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Fort George Island is a large, heavily wooded island across the St. Johns River from Mayport, and to go into its centuries old history would take more time than I care to do here. I would like to give you some of the highlights as I have read and seen them. This island is very well endowed by nature with natural resources, and its closeness to the ocean must have been some inducement for the various people who settled here.

    My first view of Fort George Island was from a small rowboat as we fished in the St. Johns River near Mayport. This was in 1927 and I remember watching as a band of wild horses swept down the river bank with a red stallion leading them. They were running like something possessed, but I can still remember watching as the wind tossed the white mane and tail of the stallion. It did not take the band long to get completely out of view, but they have never gotten out of my mind. Here was something that I had read about in all of Zane Grey's novels, and I liked it.

    All of the horses had gone from the Island by 1930 and I wondered what had happened to them. Found one doubling as a plow horse and cow horse. He was tough, quick and very intelligent. The red stallion had been captured and brought up to a sand dune on the ocean front, where the Sea Horse Motel is now located, to be broken. It was anybody's guess as to who was broken, but I don't think it was the stallion. I spoke to the fifth grade at Atlantic Beach Elementary School (September 20, 1973) and told them the story of his horse. After I had finished speaking, one little girl wanted to know if the horse was still alive. I find that Indians and wild horses interest kids more than fast automobiles.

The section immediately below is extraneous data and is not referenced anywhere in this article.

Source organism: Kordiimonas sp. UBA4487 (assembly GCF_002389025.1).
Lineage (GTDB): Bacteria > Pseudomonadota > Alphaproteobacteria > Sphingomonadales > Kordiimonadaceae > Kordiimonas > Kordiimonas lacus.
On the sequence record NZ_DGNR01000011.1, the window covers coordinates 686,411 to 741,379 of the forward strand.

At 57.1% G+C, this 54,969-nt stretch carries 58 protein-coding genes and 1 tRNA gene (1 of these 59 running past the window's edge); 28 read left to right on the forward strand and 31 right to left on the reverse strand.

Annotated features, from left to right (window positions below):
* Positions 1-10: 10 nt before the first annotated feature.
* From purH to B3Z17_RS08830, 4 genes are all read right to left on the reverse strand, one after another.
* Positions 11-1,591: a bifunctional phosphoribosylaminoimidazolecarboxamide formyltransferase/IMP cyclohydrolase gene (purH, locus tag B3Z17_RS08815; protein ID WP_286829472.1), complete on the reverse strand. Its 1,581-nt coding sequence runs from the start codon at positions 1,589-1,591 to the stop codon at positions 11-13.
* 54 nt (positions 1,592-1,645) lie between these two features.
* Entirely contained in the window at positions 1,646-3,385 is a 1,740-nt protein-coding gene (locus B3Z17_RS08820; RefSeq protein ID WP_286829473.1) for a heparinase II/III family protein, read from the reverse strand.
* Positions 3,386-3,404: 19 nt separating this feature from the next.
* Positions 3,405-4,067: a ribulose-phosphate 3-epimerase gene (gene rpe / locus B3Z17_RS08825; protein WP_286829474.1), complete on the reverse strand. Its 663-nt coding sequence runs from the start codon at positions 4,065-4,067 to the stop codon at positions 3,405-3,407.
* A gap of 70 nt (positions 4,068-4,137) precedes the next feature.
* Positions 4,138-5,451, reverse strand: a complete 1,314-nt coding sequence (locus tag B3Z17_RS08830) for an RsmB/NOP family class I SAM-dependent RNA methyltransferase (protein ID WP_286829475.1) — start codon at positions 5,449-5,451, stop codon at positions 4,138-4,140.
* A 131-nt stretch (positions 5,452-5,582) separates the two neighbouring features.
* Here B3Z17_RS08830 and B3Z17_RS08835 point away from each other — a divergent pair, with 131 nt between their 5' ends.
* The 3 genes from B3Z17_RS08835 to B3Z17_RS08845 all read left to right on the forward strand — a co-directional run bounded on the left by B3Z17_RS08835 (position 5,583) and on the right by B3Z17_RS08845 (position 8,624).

There was one horse captured and dragged across the river from Fort George who became almost a household pest. When the horses were towed behind a bateau, it was necessary to hold their heads up to keep them from drowning themselves. This horse was named Prince and he would go up steps like a dog and would follow his master wherever he went. Prince learned to cross his front legs and smoke a cigar; and he also learned to beg for goodies. There was no carpet on the floors of the stores and Prince did not wear shoes so he was allowed to come and go as he chose. Often he would come into a store, try to get someone to give him a soft drink or piece of candy, and, failing this, would stamp his feet and walk out! He would do anything but work, and this he flatly refused to do. When he was hooked to a plow he tore up the plow and that was it.

    Martin Cooper, Sr. tells me of going for an outing on the Island one Sunday afternoon, and as he walked around enjoying life he was whistling a little tune. When he looked up three stallions were bearing down on him apparently ready to take him apart. He shut up quick and was not hurt. Apparently, the whistling annoyed the horses. May be he was like the man who said, "Whistle while you work and drive everybody nuts."

    Fort George Island still has many magnolia trees located there, and if you are wondering why so many of them are badly chopped up and out of shape, the reason could be Mr. Woods. He and his sons cut magnolia leaves from all over the place and sold them in Jacksonville where they were used in decoration and in medicine. Martin Cooper, Sr. tells of the time Mr. Woods fell out of a tree and broke his back. The only way to get him out of the woods was on a wagon and they had a long way to go to get to the hospital. Guess you can stand whatever you have to, but it almost makes my back hurt to think of a man living through twenty miles of jarring travel while in that shape. They did not have springs on two-horse wagons then.